Hacking Team (previously) was an Italian company that developed cyberweapons that it sold to oppressive government around the world, to be used against their own citizens to monitor and suppress political oppositions; in 2015, a hacker calling themselves "Phineas Fisher" hacked and dumped hundreds of gigabytes' worth of internal Hacking Team data, effectively killing the company.
Three years later, the Italian prosecutors who have been chasing Phineas Fisher have given up on unmasking them. On Motherboard, Lorenzo Franceschi-Bicchierai combines the contents of sealed court documents with interview with "Fisher" to reveal the tradecraft that kept Fisher safe from legal retaliation; the stupid mistakes that left Hacking Team vulnerable; and the sleazy tactics the company's CEO used to torment his former employees in the name of tracking down Fisher.
Fisher's ability to evade unmasking is largely attributable to their extreme caution and diligence: using tools like Tor to remain anonymous, and using stolen, hacked Bitcoin to buy the services and tools that Fisher used to penetrate Hacking Team's defenses.
The attack was only possible because David Vincenzetti, Hacking Team's founder and CEO, refused to upgrade his VPN software, forcing the IT workers at Hacking Team to keep older, legacy services running. One of the systems administrators who might have caught Fisher during their raids on Hacking Team's data was reportedly distracted by a weeks-long World of Warcraft binge, allowing Fisher to operate with impunity.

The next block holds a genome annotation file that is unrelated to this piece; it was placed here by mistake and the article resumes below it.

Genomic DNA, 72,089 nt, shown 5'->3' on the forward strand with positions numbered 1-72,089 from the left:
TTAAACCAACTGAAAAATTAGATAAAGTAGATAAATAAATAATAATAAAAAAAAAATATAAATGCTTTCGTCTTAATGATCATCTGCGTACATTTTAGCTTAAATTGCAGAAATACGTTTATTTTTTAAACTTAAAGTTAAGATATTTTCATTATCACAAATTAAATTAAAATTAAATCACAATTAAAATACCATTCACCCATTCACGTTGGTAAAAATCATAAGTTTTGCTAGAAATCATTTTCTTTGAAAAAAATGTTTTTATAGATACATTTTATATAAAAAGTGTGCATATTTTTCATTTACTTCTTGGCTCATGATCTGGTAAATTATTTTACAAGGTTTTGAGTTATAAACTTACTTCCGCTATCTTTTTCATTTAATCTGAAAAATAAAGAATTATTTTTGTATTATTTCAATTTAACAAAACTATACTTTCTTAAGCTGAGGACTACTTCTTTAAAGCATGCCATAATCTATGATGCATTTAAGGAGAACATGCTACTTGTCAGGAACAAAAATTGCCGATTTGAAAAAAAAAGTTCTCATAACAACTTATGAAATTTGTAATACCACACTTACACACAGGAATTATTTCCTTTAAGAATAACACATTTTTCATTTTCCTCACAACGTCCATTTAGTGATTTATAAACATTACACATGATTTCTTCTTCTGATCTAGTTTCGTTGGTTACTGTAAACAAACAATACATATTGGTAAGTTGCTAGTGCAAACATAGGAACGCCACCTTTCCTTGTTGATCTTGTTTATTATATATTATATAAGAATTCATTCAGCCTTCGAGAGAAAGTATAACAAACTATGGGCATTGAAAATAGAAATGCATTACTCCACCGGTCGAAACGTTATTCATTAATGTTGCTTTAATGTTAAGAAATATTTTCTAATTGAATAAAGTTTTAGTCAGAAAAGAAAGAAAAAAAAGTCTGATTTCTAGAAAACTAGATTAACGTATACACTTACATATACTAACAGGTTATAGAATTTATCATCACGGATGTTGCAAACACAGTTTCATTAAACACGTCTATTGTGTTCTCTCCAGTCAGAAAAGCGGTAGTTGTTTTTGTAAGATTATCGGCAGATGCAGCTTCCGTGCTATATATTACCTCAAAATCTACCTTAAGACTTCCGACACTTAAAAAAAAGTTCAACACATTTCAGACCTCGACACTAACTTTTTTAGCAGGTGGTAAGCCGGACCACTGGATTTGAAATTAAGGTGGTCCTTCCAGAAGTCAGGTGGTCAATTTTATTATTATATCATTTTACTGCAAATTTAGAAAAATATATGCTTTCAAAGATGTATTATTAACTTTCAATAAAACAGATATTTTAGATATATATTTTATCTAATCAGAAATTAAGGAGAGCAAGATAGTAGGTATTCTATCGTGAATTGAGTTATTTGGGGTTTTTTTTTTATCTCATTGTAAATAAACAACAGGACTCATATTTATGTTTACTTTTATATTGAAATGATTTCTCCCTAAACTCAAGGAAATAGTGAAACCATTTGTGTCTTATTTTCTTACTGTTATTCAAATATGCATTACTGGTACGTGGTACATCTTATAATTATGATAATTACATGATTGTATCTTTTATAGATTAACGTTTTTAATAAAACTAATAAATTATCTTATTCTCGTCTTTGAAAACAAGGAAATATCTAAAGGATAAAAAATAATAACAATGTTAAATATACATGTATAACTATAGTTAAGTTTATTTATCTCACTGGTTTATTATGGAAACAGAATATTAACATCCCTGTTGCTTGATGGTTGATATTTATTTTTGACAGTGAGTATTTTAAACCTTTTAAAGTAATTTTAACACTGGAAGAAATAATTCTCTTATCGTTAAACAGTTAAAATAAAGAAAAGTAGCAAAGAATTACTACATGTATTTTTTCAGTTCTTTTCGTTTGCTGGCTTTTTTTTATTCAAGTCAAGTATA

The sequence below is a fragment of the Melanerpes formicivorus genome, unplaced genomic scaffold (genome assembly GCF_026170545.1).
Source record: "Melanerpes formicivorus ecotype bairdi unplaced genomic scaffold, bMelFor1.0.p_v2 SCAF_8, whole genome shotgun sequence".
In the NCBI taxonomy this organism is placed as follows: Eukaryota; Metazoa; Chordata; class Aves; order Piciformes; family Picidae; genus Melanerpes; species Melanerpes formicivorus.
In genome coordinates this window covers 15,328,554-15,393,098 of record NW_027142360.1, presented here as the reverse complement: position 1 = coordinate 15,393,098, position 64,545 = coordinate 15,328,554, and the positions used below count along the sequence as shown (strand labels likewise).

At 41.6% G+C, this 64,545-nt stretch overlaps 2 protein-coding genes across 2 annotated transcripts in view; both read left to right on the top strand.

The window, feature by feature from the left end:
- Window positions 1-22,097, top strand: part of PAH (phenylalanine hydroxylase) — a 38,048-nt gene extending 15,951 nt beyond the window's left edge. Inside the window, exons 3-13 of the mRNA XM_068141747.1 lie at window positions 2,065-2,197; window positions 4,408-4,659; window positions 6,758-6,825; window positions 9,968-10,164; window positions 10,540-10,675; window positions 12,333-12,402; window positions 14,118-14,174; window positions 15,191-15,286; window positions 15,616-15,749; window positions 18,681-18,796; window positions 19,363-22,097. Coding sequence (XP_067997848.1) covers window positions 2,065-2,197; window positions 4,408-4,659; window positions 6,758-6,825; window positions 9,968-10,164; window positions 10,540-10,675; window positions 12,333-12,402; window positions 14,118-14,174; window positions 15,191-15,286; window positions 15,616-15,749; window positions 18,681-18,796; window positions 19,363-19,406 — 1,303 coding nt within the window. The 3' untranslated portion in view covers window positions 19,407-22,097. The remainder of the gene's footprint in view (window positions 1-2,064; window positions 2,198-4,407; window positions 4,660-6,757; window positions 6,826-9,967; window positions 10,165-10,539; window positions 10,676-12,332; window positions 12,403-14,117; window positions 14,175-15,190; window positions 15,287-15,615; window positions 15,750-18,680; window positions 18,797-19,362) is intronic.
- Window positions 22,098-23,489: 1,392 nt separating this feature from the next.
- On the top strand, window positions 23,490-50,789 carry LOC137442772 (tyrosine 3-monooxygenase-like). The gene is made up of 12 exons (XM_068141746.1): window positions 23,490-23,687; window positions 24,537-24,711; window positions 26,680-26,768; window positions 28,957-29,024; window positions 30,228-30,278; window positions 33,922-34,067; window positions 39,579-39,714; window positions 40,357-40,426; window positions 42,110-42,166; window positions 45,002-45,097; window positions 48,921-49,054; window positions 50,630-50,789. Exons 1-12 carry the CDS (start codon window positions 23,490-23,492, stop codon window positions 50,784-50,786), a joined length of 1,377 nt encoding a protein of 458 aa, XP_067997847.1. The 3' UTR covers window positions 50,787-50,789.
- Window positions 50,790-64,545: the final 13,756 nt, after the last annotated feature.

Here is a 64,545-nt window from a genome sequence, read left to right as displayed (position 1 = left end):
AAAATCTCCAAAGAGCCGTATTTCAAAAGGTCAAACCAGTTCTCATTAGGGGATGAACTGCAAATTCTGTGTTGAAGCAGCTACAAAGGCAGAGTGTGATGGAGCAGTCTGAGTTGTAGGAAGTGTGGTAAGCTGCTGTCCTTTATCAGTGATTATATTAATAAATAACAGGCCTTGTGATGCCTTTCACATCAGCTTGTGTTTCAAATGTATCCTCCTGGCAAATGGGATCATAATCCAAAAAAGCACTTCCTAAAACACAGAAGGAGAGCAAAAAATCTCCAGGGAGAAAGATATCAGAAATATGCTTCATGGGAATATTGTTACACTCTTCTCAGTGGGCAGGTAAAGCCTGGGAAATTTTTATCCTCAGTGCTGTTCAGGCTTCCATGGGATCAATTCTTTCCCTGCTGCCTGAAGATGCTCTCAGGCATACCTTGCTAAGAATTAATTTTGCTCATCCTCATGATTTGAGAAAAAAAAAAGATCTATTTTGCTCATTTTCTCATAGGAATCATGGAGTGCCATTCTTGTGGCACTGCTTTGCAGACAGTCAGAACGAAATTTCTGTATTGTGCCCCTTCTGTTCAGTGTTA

Meanwhile, the court documents reveal that Vincenzetti has pursued vendettas against former employees whom he falsely believed to be implicated in the hack, going so far as to frame them with false evidence. However, Vincenzetti was ultimately unsuccessful in his attempts to frame these workers.
According to the court documents, Pelliccione not only had nothing to do with the hack, but Hacking Team actively tried to frame him—and got caught. Vincenzetti told investigators that the company detected two attempts to attack Hacking Team coming from IP addresses in Malta, where Reaqta used to be based. In fact, the judge concluded, it was the other way around: someone inside Hacking Team connected to Reaqta’s network the day after the attack, in a clear—albeit clumsy—attempt to leave breadcrumbs pointing to Pelliccione. (The other alleged attack was months before the hack on the company, on May 13, 2015, when Hacking Team had already engaged private investigators to figure out whether Pelliccione and another former employee had stolen company secrets.)
The judge found that Pelliccione and fellow former employees Guido Landi, Mustapha Maanna, Serge Woon, and Alex Velasco are innocent. But also found that Phineas Fisher’s motives were “certainly political and ideological.”
When I asked the hacker what they thought about the ruling, they said that they always wanted to expose what they believe were the company’s shady dealings.
“Maybe now the prosecutors will have time to investigate the various crimes committed by Hacking Team,” Phineas Fisher told me recently, referring to the sale of Hacking Team spyware in Sudan, the company questionable hacking methods, and the sale to Mexican authorities who then used it to target dissidents. “But I don't have any illusions that prosecutors will look into any of that.”
Hacking Team Hacker Phineas Fisher Has Gotten Away With It [Lorenzo Franceschi-Bicchierai/Motherboard]